Bangladesh, the second largest exporter of apparel goods, has turned into a hotspot for sourcing denim goods, beating its competitors in the European markets as well as in the United States by grabbing more shares in both.
According to Eurostat, the European Commission's statistics directorate, Bangladesh exported denim products worth €603.14 million to the EU between January and June 2017, up by 5.67% compared to €570.81 million in the same period a year ago. In 2016, Bangladesh earned €1.29 billion from the denim export to EU countries.
Turkey, the second largest exporter as of June 2017, earned $551.14 million posting a 5.28% gain.
Meanwhile China, the global leader in apparel products, has seen a 7.77% fall to $240.78 million, which was $261 million in the same period last year.
On the other hand the US Department of Commerce's Office of Textiles and Apparel (Otexa) says between January and July this year, Bangladesh has earned $392.71 million from the US, which is 6.61% higher than the same period last year.
China, the largest exporter to the US market has seen a 3.03% fall to $885.82 million, which was $913.59 million a year ago.
Among Bangladesh's major exports to the US apparel market are Blue Denim Trousers WG, Blue Denim Trousers MB, Blue Denim Skirts, Blue Denim Jackets, Blue Denim Suit Type Coats MB, Playsuits and Sunsuits.
Experts and manufacturers attribute this success to the sheer effort of the people in the industry. They also thank Chinese relocation, which is landing in Bangladesh.
“Right now, we are getting huge orders for denim fabrics from the denim makers. This is because China is moving away from low end products,” Sayeed Ahmad Chowdhury, general manager (operation) of Square Denim told the Dhaka Tribune.
“Currently, our production capacity is 1.5 million yards a month, which will increase to three million from next month since the demand is continuously rising,” said Sayeed.
To make good use of China's move away from low-end clothing, Bangladesh government should take steps to enhance the country's port capacity to deliver goods in time. It should also ensure that the utility services are provided as per the demand, said Sayeed.
Exporters said that slowing export of China will open new avenues for Bangladeshi manufacturers as it is the second largest apparel exporter and has the capacity to handle bulk work orders. The cheap labour is another advantage for the country.
“Bangladeshi denim industry has enormous opportunity to grow in the global market. Demand for our denim products is increasing gradually,” Abdus Salam Murshedy, the managing director of Envoy Textile, a denim fabric manufacturer, told the Dhaka Tribune.
But there are challenges. Bangladesh is still dependent on import for raw materials, said Salam. The industry also has to learn to innovate, he thinks.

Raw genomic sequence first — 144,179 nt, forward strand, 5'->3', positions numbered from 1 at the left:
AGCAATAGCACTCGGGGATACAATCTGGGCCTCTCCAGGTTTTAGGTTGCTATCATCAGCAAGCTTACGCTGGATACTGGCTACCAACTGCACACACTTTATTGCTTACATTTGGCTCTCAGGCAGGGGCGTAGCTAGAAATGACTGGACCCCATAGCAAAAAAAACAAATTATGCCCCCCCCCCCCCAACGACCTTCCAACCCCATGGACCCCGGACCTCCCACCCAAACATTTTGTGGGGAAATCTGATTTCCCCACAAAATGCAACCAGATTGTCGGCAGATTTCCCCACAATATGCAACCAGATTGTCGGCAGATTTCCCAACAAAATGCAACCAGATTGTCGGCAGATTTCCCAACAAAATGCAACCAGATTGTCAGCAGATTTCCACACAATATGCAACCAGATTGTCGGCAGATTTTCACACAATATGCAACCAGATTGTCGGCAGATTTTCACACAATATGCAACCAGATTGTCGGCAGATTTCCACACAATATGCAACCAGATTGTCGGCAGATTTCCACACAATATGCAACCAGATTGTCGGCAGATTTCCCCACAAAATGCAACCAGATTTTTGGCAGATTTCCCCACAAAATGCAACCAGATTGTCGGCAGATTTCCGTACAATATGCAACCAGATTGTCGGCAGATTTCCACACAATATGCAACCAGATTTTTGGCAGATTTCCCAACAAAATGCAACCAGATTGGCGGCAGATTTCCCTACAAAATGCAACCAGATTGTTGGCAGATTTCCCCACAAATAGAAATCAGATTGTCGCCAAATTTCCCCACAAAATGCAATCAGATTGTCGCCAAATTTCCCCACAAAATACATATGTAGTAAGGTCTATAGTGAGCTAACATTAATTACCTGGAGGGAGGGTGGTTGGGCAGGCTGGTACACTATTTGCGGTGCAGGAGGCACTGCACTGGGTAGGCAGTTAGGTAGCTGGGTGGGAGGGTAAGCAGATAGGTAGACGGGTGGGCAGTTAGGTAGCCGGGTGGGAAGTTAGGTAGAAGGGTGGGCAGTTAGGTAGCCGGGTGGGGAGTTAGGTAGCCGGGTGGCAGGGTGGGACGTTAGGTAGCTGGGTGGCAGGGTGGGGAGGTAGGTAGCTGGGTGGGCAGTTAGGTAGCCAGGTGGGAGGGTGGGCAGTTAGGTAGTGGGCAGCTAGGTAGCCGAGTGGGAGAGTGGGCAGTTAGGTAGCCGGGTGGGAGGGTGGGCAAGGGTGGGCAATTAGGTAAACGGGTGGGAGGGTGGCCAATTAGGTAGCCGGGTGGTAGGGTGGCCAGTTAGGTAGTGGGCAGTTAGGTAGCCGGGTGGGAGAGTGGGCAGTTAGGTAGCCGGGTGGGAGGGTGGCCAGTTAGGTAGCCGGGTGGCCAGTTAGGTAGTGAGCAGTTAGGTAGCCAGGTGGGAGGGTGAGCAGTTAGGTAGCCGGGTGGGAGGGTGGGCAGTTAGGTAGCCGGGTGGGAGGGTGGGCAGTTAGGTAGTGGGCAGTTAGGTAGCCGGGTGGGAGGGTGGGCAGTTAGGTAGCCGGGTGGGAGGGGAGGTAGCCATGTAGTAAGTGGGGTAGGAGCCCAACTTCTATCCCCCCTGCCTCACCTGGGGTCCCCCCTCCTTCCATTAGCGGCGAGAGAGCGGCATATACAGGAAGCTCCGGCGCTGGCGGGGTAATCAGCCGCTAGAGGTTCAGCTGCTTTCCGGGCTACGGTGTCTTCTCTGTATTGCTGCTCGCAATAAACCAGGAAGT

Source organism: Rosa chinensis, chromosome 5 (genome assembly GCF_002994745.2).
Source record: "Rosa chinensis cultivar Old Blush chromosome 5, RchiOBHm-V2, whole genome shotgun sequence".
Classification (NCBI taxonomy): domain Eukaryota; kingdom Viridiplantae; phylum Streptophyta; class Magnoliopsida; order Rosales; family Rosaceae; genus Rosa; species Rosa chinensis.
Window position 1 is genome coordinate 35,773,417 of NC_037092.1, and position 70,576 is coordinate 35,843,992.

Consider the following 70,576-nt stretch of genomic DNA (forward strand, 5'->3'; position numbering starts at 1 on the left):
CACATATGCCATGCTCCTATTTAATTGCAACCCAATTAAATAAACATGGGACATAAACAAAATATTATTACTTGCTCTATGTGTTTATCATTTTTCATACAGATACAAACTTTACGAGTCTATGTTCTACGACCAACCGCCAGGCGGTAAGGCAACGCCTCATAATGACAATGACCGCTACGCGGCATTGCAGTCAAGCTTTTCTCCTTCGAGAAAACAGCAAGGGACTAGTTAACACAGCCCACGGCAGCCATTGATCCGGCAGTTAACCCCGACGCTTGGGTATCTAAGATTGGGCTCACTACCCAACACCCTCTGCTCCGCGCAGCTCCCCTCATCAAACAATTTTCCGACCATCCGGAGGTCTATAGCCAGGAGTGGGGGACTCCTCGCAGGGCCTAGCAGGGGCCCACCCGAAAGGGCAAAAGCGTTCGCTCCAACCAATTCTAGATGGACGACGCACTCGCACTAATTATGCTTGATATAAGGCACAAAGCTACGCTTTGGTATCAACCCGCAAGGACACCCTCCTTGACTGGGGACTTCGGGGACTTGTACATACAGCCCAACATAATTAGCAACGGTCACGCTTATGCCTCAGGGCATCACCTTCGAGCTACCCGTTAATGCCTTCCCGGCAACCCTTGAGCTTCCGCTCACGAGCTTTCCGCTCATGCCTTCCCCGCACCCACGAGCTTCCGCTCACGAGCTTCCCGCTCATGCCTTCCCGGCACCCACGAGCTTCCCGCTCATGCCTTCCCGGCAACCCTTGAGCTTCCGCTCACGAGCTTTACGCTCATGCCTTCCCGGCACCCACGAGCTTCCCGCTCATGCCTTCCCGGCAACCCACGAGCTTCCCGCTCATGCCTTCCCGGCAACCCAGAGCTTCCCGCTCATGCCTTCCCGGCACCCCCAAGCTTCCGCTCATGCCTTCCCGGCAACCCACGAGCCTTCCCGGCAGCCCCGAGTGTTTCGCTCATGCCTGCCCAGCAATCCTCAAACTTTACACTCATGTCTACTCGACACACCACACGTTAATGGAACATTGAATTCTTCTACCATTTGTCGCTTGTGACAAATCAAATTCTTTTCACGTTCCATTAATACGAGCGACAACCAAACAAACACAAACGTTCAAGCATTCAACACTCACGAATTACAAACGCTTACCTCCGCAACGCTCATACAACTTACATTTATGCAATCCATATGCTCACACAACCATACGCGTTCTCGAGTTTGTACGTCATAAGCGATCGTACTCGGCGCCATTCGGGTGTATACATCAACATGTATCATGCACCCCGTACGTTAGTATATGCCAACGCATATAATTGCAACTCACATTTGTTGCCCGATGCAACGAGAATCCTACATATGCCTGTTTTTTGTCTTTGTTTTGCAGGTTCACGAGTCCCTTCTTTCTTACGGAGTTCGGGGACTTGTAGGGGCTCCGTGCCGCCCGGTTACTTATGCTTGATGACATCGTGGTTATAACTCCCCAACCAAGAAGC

“The more variation in the designs, the more price for our products. To remain competitive in the global market, Bangladesh has to concentrate on design development and innovation,” said Salam.
According to the study by Cotton Inc, 71% of people in Europe and Latin America enjoy wearing denim, followed by 70% in the US, 58% in China and 57% in Japan.
Industry sources estimate that nearly two billion units of denim jeans were sold in the world in 2016, and by 2021 the yearly sale of jeans will cross two billion units.
The demand for denim products will continue to rise, said Salam, who is also a former president of Bangladesh Garment Manufacturers and Exporters Association.
“From day labourer to the president of the country, everybody has at least one pair of jeans. People wear it across the world, whether in least developed countries or developed countries,” he said.
Economist AB Mirza Azizul Islam told the Dhaka Tribune that provided that the industry can cope with the buyers' demand in terms of innovation and timely delivery, Bangladesh could easily be the next destination for denim product sourcing.
“Meanwhile, the government should address the bottlenecks in doing business such as port congestion and ensuring utility services at affordable prices,” he said.
Challenges for the denim sector
In manufacturing denim fabrics, steady supply of gas and electricity is the key component, as power cuts during production can seriously hamper the quality of fabrics. On the other hand, price predictability of gas and electricity is another obstacle to new investment.
“We are getting more orders for trousers but the orders for higher-end fabric is not at the expected level. This is because of shortage of manpower at managerial level, which should be addressed by entrepreneurs coming into the sector,” Anwar-ul Alam Chowdhury, managing director of Argon Denim told the Dhaka Tribune.
To attract global buyers, manufacturers will have to develop different types of fabric so that they can meet 100% of the demand locally, said Anwar-ul.
He stressed on improving port efficiency to ensure smoother delivery of products and to cut lead time, a big concern for the manufacturers as well as the buyers.
Although Bangladeshi denim production started with an import dependency for fabric, now it meets about 60% of the demand locally.
According to Bangladesh Textile Mills Association (BTMA), there are 32 denim mills with a total annual production capacity of about 442 million metres per year. The sector employs over 20,000 people. At least 10 new companies are expected to come into operation within the next one or two years.
“We have state-of-the-art green and compliant factories, which are producing quality fabrics and are able to to meet about 50- 60% of the local demand,” said Square Denim's Sayeed Ahmad Chowdhury.
In future, Bangladesh will be able to meet 100% demand of the fabric as the entrepreneurs are investing in upgradation to hi-tech machinery as well as in training the workforce to move to higher-end fabric, he added.